7. Well... There's no one way to do poly. The only real poly rules are honesty and communication. Beyond that, it's all about what works for ALL the people involved. That includes your husband. Many poly people do have some sort of rule where the uninvolved partner has approval or "veto power" over any potential partners. This is kind of a double-edged sword. On one hand, it helps protect you if a certain person pushes your buttons or makes you distrustful. On the other, it can be used as a control tactic, where you're poly in theory, but one partner is never actually going to approve anyone. Which might be what you're seeing. In this case... I think it's likely that, since you had an affair with this woman, he does feel uncomfortable with the idea of you dating this woman in particular. He may suspect this whole poly thing is just a way to continue the affair. Or perhaps it isn't really about her, and he's just uncomfortable with the reality of it. You have to talk and figure out what the actual issue is, and whether it is something that can be worked out. In my opinion, he has no obligation whatsoever to accept you being involved with this woman. Again, you're totally changing the ground rules of the relationship, and he's allowed to have a say in the matter. And you're under no obligation to stay married to him if your desire to be involved with this particular woman outweighs your marriage. That's basically what it comes down to. I strongly encourage both of you to read at least one book like The Ethical Slut, Opening Up, or More Than Two before diving in head first. I suggest a book because you're not going to really get an idea of the nuances from some brief article online. Then have a real discussion about how you see this working (for both of you!) and boundaries and that type of thing.
  8. I'm much less out about being poly. I'm a pretty private person in real life, and have no interest in dealing with the questions.
  9. It's been a very gradual and not always linear process. I spent most of my adolescence thinking I was straight because I got crushes on boys, but questioning because I had feelings for girls and didn't understand it. I had no idea bisexuality existed. Around 16, I learned bisexuality existed, and immediately realized that's what I was. So that was acceptance in a way. But then I questioned whether I was REALLY bisexual or ust being a Special Snowflake. I also still had a lot of religious hangups, so I accepted it, but didn't really embrace it. When I was 22, I saw the BBC miniseries of Oranges Are Not The Only Fruit. The main character's first 10-year-old crush was so exactly me at that age. Seeing myself reflected like that helped me realize that I was legit, not just making stuff up. My self-acceptance has continued to improve since then. It isn't really a one time thing, like a lightswitch, but an ongoing process.
  10. My husband knows, and has from the start. I'm out to some friends and co-workers, and one cousin. I guess I'd say I'm quietly out to pretty much everyone else. I've got rainbow stuff in my cubicle at work because I wanted to be visibly a safe person to other LGBT people at work. My facebook profile says I'm interested in men and women, and I post LGBT stuff there occasionally. But really, I think people see married with kids and don't look past that.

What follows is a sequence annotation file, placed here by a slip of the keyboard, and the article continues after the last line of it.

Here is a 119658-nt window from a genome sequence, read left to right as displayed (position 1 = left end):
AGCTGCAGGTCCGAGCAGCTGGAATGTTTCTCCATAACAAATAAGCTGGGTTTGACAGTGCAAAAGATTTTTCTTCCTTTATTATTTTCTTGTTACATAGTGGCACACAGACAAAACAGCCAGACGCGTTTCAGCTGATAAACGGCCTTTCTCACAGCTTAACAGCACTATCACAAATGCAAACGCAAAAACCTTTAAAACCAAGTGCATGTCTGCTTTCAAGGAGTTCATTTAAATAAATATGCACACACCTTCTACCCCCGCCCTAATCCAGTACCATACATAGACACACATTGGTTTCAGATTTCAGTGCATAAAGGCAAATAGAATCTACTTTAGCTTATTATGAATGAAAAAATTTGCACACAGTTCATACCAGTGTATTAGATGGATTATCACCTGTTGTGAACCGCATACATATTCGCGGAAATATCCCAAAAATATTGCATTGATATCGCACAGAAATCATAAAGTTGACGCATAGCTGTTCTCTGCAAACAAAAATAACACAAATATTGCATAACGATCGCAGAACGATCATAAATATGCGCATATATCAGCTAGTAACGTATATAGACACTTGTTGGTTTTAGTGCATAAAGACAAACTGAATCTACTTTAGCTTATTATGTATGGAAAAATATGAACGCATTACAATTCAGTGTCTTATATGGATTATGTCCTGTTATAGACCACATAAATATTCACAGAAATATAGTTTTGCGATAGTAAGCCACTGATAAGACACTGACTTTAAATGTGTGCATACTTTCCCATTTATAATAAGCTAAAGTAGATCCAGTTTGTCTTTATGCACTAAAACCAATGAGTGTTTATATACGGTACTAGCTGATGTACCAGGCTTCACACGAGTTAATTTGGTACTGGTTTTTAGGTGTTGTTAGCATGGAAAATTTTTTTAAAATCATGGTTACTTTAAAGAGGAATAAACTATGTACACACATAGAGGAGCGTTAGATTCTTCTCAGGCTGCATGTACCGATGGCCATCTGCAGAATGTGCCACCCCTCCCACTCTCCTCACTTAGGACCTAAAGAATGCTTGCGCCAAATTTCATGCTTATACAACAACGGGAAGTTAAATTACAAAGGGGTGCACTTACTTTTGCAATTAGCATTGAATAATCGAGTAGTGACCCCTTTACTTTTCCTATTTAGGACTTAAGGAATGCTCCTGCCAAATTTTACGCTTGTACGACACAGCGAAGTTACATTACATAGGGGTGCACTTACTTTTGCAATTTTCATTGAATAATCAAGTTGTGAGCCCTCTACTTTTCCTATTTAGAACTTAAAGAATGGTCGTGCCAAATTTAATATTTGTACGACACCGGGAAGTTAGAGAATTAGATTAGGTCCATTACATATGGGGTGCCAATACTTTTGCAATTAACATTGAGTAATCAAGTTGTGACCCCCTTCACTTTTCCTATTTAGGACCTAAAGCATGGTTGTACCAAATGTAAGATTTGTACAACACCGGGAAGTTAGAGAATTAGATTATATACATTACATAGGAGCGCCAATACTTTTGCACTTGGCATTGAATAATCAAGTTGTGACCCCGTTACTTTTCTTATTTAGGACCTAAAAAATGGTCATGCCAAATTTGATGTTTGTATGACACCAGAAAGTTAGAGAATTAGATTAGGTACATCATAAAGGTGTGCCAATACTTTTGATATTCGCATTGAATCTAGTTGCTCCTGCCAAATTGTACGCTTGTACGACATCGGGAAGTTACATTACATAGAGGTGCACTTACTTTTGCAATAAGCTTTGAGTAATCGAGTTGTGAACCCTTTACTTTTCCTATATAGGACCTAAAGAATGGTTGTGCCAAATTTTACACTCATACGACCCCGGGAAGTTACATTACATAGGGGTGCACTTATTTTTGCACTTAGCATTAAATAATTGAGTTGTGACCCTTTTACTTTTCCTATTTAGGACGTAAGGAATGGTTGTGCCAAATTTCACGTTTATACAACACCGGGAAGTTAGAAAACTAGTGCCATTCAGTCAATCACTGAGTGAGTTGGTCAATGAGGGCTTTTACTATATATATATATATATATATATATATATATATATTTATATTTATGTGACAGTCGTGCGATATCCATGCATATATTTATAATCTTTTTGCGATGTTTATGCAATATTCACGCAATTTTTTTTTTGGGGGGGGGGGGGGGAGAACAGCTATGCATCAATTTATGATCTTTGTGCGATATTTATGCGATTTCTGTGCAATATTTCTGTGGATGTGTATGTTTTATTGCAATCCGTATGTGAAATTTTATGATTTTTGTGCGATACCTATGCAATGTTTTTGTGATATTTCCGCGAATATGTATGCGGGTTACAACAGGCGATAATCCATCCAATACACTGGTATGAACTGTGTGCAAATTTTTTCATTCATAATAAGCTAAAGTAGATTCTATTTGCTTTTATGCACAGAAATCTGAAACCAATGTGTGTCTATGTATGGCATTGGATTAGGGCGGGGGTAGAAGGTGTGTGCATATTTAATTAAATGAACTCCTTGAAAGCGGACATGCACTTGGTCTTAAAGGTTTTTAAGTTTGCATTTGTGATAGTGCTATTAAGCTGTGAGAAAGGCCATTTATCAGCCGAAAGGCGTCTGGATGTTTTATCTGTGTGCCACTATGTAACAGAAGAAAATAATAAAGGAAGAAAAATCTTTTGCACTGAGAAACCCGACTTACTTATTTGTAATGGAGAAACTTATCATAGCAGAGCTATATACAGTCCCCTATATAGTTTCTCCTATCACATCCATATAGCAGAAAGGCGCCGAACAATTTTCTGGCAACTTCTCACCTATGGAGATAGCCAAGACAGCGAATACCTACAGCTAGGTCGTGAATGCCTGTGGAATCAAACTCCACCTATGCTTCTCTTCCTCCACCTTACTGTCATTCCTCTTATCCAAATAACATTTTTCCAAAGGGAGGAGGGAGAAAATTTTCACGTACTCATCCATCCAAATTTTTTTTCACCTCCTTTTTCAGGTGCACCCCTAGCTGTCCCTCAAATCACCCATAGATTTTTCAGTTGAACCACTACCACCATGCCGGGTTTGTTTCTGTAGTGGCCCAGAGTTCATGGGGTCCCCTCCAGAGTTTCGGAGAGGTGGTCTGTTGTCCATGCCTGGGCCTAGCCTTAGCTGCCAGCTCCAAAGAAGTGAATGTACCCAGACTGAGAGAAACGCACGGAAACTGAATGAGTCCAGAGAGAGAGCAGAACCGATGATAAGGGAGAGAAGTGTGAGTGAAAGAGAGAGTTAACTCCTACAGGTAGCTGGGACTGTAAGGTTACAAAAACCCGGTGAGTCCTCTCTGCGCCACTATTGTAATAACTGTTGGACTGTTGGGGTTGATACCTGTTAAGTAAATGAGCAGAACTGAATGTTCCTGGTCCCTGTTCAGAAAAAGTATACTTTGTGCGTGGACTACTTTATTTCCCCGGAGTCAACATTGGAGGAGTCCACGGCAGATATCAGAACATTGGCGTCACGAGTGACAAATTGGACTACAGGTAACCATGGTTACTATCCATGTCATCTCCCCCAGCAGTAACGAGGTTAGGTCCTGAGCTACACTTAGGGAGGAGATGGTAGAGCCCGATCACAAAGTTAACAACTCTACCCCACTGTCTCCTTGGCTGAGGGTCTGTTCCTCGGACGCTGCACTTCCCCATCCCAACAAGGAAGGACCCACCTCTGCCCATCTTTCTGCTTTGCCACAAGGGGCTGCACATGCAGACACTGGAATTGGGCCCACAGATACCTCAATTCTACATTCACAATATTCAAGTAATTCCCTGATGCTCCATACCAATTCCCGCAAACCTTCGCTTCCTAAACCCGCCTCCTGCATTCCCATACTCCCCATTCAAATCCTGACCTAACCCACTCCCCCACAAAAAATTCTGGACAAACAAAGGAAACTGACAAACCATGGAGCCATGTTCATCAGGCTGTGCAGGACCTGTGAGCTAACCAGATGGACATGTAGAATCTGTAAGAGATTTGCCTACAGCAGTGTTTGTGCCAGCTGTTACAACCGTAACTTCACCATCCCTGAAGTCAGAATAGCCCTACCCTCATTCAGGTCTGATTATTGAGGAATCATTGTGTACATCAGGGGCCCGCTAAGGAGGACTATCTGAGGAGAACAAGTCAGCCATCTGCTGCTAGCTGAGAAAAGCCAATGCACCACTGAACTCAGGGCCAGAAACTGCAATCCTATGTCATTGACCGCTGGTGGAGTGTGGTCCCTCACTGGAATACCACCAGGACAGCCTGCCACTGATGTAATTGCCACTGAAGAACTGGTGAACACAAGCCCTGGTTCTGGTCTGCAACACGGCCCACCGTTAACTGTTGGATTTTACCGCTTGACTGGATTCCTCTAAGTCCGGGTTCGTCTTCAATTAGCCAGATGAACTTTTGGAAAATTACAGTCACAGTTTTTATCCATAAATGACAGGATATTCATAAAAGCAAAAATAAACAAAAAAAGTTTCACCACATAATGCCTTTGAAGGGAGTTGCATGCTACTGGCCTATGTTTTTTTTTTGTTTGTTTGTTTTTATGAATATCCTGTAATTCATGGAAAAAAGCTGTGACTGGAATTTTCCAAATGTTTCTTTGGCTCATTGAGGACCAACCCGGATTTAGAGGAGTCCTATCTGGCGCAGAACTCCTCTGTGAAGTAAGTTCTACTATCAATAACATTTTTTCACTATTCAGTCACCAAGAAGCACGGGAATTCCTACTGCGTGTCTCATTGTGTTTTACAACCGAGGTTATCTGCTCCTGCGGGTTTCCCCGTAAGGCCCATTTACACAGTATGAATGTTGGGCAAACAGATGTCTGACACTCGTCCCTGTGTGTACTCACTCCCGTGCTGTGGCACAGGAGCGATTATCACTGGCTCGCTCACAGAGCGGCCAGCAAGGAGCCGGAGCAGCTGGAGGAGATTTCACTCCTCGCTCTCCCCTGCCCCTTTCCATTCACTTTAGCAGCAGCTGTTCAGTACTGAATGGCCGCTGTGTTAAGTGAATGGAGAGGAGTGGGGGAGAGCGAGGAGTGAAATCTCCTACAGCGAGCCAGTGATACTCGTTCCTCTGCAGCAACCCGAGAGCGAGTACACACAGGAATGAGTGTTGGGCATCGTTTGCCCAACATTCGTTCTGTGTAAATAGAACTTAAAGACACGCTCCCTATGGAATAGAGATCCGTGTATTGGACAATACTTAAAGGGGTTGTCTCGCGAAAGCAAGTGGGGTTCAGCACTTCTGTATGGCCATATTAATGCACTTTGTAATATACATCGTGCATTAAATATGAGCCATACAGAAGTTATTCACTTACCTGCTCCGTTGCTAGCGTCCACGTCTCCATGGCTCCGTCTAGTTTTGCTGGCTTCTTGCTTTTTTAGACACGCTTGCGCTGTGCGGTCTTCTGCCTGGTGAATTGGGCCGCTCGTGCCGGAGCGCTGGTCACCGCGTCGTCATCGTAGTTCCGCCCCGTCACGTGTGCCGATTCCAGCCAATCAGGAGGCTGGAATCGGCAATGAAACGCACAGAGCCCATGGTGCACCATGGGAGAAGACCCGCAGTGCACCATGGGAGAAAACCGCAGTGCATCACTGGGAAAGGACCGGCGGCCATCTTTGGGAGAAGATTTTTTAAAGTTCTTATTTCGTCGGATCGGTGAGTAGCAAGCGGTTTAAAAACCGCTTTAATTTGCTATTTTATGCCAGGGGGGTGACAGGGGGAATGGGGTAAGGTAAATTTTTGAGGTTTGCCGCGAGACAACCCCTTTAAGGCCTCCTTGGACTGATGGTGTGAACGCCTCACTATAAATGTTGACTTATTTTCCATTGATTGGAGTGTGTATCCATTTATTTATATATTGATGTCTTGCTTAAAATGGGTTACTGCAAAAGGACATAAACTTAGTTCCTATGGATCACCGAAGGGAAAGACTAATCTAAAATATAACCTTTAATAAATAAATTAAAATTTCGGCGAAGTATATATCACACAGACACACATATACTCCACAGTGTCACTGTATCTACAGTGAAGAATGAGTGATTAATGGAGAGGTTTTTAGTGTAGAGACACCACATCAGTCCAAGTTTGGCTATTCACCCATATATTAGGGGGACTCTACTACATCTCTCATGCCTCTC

11. Unfortunately, any changes like this are under the control of someone who is unlikely to make any changes. That said, if a jealous visitor is a true concern, it's much better for that person to be aware of what they're posting and how it might identify them, because there's absolutely nothing stopping a jealous visitor from making an account to get access to the private stuff. Plus the publicly available posts are at least as likely to contain identifiable information.
  12. I am in a poly relationship, but I'm afraid I'm not useful, as we were poly from the start and it wasn't a new concept to either of us going into the relationship.
  13. V and Z are connect-the-dots illustrations of relationship structures. Each person is a dot, and the relationship is a line between them. So V is when one person is involved with two people who are not involved with eachother. Z is when one of the other people in the V is involved with someone else (who isn't involved with any of the other people), as well. Does that make sense? Like someone else suggested, books like The Ethical Slut or Opening Up, or online resources like can help. If they're fiction readers, Heinlein's Stranger in a Strange Land or books by Spider Robinson can be a less-threatening introduction. If you can find a poly meetup near you, that can be a good opportunity for getting a little more reality on it (often they'll have social gatherings that are purely social - I'm not talking swinger parties or anything like that). Guys especially may be more open to it if you're ok with them finding another partner, too. But when it comes down to it... you're attempting to change the fundamental ground rules of the relationship. Some people may never be able to accept it, and they have no obligation to do so.
  14. What I'm saying is that simply having a preference for a certain skin color (eye color, hair color, whatever) or finding it attractive is not a fetish. A fetish is taking that concept to an extreme. To use a less sensitive example... plenty of people like the appearance of high heels and think women look sexy in them. That's is not a shoe fetish. Someone with a shoe fetish can't get off unless heels are involved, and the person wearing the heels may be less important than the shoes themselves. True racial fetishes can be very hurtful to the people who are their target, and so the title of this thread made me a little prickly. But it sounds like Rani has been made to feel like her preferences are wrong/taboo/fetishes, and they're not. They're just the normal preferences most people have.
  15. Like I said, everyone has physical preferences, and simply finding certain features attractive isn't a fetish.